–> 86 percent say sports helped them to be more disciplined.
–> 69 percent note sports assisted in the development of their leadership skills.
–> 68 percent say sports helped them deal with failure.
–> 59 percent believe sports gave them a competitive edge.
Results from another study conducted by the National Collegiate Athletic Association in the United States concluded that of the 21,000 college students surveyed: “Ninety percent of student-athletes credit their college athletics experience with having a positive impact on increasing their personal responsibility, honing their teamwork skills, and enhancing their work ethic. High percentages also reported that college sports has had a positive effect on their leadership skills, their values and ethics, self-confidence, time management, understanding of diverse cultures, study skills and commitment to volunteerism.”
Your Contribution Matters
Countless studies mimic the same results. Numerous organizations have shown how their programs can directly and positively impact the lives of youth. The challenge lies in extending the opportunity to those who would never otherwise have it, initiating a global movement to spread awareness on the impact of sports, and gaining the support for programs that reach the people who need it most.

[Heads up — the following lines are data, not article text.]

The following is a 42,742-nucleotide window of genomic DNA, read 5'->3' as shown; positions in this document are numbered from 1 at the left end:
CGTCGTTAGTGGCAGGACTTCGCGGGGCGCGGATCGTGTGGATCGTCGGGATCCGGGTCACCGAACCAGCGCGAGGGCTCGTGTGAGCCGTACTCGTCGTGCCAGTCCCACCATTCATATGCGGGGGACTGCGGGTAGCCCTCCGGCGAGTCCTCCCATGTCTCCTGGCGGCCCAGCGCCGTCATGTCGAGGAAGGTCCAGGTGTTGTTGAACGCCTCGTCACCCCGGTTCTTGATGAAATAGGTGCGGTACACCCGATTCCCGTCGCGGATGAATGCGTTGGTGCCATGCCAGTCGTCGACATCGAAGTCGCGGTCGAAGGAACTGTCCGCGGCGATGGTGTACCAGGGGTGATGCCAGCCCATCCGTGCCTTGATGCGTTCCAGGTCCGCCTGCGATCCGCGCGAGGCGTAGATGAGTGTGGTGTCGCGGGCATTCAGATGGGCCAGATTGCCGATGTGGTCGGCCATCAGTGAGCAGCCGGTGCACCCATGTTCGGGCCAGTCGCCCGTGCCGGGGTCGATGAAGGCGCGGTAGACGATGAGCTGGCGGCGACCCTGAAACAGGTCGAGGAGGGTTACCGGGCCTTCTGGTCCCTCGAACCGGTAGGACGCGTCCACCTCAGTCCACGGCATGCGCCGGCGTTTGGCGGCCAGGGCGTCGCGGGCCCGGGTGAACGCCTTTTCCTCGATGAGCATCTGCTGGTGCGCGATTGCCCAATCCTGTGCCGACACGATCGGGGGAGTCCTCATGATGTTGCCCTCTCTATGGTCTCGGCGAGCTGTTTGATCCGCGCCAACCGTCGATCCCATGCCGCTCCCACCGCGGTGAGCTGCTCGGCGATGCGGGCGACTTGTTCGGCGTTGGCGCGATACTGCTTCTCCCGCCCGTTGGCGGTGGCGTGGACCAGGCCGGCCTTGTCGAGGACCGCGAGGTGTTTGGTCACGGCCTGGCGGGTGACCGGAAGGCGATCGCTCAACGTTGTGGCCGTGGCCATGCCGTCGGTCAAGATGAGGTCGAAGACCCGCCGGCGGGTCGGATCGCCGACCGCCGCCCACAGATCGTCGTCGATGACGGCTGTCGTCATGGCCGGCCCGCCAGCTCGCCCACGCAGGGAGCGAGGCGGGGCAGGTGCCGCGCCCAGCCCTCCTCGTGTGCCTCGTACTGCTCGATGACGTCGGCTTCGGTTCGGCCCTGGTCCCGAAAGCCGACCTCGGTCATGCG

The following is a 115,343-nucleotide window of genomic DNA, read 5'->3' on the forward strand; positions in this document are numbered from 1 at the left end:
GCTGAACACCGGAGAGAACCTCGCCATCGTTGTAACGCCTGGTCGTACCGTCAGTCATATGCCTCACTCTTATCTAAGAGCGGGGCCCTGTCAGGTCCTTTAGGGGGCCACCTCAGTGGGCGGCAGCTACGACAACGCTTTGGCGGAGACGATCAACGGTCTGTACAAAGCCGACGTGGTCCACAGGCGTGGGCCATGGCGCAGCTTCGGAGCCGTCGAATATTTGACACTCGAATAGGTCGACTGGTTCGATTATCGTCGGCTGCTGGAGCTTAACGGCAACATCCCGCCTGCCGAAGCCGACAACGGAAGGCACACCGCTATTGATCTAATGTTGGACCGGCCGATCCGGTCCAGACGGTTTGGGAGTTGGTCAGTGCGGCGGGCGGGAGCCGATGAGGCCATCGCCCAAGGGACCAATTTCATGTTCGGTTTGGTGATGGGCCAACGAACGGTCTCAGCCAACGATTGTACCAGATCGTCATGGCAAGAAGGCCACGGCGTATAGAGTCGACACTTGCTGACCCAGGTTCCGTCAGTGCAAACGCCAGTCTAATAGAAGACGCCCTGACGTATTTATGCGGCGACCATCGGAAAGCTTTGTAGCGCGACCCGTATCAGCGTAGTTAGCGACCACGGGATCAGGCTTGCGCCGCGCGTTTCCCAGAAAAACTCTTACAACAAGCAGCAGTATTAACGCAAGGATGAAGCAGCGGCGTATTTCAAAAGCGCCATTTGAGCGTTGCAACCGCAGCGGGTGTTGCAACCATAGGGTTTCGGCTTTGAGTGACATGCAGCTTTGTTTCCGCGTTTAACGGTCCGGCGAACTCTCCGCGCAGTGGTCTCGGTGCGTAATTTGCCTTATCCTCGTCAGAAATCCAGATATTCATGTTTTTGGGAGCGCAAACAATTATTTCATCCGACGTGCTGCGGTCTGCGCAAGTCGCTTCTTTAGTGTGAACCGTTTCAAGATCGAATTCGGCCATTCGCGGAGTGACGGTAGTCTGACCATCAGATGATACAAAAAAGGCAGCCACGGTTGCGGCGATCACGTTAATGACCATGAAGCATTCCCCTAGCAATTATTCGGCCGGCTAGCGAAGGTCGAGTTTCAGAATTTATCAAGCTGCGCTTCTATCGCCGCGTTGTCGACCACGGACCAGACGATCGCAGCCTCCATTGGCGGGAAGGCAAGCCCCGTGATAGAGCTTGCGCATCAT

Through Sun Tribe, our efforts are geared at just that, and we need your help. We need your support. If you have $5, $10, $20, your contribution can help us extend the proven benefits of sport to girls. Your contribution can help bring more hope, more determination, more confidence and more self-love into their lives which can ripple into the lives of their families, communities and perhaps, (as dreamers always like to think), maybe the world. It starts here: https://www.generosity.com/sports-fundraising/help-girls-reach-new-heights-through-kitesurfing
“Sport allows girls and women to dream. Sport teaches them to set goals. It encourages them to train hard and to fail – and how to get up again. Sport teaches us how to work with others, trust one’s teammates, and believe in oneself,” wrote the International Working Group on Women and Sport in an article titled ‘Seeing Behind and Beyond Trophies’. I could not have said it better.